Ryan O'Sullivan

Road to the Ryder Cup

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Ryder Cup Update, Part 1

Friday, April 13, 2012

When Bubba Watson slipped on the green jacket at Augusta National on Sunday evening, many casual golf fans considered the golf season to be officially underway. Others see the first major as the start of golf’s peak season.  However you may view the significance of the Masters as it falls on the calendar, the final preeminent event of the 2012 season will take place in Medinah, Illinois on September 28th-30th.


The Ryder Cup is now less than six months away, and the teams are beginning to take shape. This is the first in a series of updates that will inform you on how the teams from the United States and Europe are coming along, with a heavy focus on the Yanks. Expect future updates after THE PLAYERS and the other three majors, as well as some insight on potential captains’ picks after the automatic spots are sealed.


First, a few housekeeping notes as it relates to Team USA. Of the 12 competitors, the top eight in a special points system through Aug. 12 qualify automatically for the squad. This system assigns point value as follows:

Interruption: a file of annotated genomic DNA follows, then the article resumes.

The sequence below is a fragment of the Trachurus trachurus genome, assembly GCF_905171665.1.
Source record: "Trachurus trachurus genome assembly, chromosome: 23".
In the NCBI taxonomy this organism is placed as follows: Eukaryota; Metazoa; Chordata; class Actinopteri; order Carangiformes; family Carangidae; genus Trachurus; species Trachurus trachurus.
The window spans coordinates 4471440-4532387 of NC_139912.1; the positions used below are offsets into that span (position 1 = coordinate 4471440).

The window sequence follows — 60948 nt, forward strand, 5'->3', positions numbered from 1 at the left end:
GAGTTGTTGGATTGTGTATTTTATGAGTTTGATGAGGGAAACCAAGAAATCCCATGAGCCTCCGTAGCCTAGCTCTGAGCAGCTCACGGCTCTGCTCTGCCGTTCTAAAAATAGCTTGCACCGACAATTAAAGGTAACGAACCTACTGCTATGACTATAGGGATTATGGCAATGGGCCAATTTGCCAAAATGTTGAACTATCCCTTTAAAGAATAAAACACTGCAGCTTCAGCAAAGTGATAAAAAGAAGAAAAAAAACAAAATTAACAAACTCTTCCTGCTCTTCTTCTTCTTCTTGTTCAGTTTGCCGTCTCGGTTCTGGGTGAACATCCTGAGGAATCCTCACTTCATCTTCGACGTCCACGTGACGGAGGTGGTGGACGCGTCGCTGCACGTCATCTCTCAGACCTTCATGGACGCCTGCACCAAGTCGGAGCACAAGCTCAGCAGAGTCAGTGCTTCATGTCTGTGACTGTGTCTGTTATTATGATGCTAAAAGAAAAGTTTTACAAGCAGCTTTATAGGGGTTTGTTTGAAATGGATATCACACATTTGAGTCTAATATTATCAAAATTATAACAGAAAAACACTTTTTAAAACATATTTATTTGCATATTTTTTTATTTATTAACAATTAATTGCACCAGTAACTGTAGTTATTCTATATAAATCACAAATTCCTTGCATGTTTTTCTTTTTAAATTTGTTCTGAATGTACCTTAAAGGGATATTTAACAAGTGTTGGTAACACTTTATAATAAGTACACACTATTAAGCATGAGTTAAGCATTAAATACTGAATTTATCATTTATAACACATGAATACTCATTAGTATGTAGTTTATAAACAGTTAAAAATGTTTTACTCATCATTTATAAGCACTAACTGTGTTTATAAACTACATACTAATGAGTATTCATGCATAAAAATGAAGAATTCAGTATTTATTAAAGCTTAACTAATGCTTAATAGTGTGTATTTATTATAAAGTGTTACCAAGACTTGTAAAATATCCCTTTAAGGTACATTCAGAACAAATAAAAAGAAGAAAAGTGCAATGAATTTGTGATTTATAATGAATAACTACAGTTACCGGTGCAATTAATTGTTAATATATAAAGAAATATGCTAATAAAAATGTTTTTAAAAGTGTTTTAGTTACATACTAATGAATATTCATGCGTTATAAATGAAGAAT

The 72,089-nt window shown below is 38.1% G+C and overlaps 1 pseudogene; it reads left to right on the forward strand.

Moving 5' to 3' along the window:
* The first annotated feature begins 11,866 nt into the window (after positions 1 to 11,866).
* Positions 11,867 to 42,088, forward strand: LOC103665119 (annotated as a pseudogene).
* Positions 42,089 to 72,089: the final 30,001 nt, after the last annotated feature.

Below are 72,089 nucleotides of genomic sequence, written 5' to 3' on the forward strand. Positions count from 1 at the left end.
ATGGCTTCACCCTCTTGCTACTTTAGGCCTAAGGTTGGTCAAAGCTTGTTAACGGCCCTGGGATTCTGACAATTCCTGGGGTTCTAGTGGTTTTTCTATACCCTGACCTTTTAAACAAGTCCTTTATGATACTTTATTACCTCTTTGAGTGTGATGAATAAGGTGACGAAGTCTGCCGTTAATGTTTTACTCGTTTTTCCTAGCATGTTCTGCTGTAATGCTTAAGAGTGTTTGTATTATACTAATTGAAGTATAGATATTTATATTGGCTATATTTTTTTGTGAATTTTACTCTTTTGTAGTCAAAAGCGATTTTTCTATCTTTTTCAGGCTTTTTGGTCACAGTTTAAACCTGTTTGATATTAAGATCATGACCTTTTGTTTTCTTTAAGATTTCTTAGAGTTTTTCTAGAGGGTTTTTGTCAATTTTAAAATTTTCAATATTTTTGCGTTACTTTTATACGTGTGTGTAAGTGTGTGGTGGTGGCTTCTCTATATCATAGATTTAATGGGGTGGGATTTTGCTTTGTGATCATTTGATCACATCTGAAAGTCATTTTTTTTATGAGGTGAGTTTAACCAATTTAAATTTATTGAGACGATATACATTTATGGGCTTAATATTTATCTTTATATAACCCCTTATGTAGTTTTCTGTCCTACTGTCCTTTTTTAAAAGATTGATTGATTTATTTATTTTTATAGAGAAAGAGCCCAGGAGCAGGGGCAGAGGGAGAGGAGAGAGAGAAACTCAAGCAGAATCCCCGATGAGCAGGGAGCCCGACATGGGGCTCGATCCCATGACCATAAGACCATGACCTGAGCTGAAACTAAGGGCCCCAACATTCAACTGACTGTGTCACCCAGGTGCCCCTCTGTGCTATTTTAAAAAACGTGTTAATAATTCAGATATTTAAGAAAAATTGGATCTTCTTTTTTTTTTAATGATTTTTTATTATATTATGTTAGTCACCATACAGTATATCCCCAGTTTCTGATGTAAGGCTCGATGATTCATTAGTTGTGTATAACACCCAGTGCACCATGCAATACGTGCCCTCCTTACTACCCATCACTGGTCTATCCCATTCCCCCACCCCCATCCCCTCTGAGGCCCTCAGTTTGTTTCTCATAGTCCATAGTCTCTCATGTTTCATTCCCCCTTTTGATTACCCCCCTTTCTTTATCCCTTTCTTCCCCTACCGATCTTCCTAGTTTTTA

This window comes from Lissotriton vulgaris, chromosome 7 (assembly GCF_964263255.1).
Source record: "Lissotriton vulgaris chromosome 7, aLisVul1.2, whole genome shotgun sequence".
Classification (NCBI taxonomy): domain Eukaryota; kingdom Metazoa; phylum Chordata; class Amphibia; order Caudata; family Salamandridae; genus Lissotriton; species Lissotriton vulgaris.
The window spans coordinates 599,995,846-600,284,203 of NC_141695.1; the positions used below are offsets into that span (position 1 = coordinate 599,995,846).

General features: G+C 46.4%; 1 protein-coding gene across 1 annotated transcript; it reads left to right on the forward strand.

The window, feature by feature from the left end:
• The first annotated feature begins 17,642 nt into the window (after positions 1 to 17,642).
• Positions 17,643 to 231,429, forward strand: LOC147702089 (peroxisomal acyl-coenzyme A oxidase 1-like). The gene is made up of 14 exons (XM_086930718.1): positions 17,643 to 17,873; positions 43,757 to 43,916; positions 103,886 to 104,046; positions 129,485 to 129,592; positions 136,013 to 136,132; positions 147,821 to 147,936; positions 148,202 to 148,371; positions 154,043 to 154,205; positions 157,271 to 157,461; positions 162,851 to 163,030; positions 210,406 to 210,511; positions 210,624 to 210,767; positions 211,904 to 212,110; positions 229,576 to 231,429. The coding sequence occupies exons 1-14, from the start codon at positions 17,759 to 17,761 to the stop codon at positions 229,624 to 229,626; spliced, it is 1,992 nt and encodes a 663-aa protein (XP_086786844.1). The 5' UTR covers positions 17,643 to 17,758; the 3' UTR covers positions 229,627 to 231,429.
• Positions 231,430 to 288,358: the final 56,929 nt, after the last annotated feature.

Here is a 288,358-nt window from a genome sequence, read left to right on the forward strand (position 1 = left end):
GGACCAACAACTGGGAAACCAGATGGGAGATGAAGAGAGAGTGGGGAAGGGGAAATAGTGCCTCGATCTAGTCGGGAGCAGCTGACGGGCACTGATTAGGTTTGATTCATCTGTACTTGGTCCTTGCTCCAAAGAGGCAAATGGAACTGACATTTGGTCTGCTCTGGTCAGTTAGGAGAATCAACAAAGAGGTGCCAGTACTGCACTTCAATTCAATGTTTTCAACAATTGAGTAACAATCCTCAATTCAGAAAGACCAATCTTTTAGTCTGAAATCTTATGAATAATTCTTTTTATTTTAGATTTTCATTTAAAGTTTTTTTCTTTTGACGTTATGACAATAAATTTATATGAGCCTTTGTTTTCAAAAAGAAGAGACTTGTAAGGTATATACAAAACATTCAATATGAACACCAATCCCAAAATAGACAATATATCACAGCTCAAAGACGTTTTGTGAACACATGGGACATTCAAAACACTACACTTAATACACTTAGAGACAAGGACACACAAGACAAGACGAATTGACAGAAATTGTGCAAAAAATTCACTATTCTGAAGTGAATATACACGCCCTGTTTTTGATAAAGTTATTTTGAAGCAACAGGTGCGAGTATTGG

- 1 point per thousand dollars earned in the 2011 majors as well as all 2012 PGA TOUR events except for majors and events played opposite majors and World Golf Championships.


- 2 points per thousand dollars earned in the 2012 majors.


- 1/2 point per thousand dollars earned in events played opposite majors and World Golf Championships in 2012.


The other four spots will be filled at captain Davis Love III’s discretion in September.


In 2010, Matt Kuchar earned the final automatic spot with 3,415 points. That’s a decent barometer for where the cut off could be in 2012, but the major championships could have a significant impact on that point total if the Americans perform well in the remaining three majors. Phil Mickelson was the only American to win a major in 2010, and Watson has already matched that in 2012.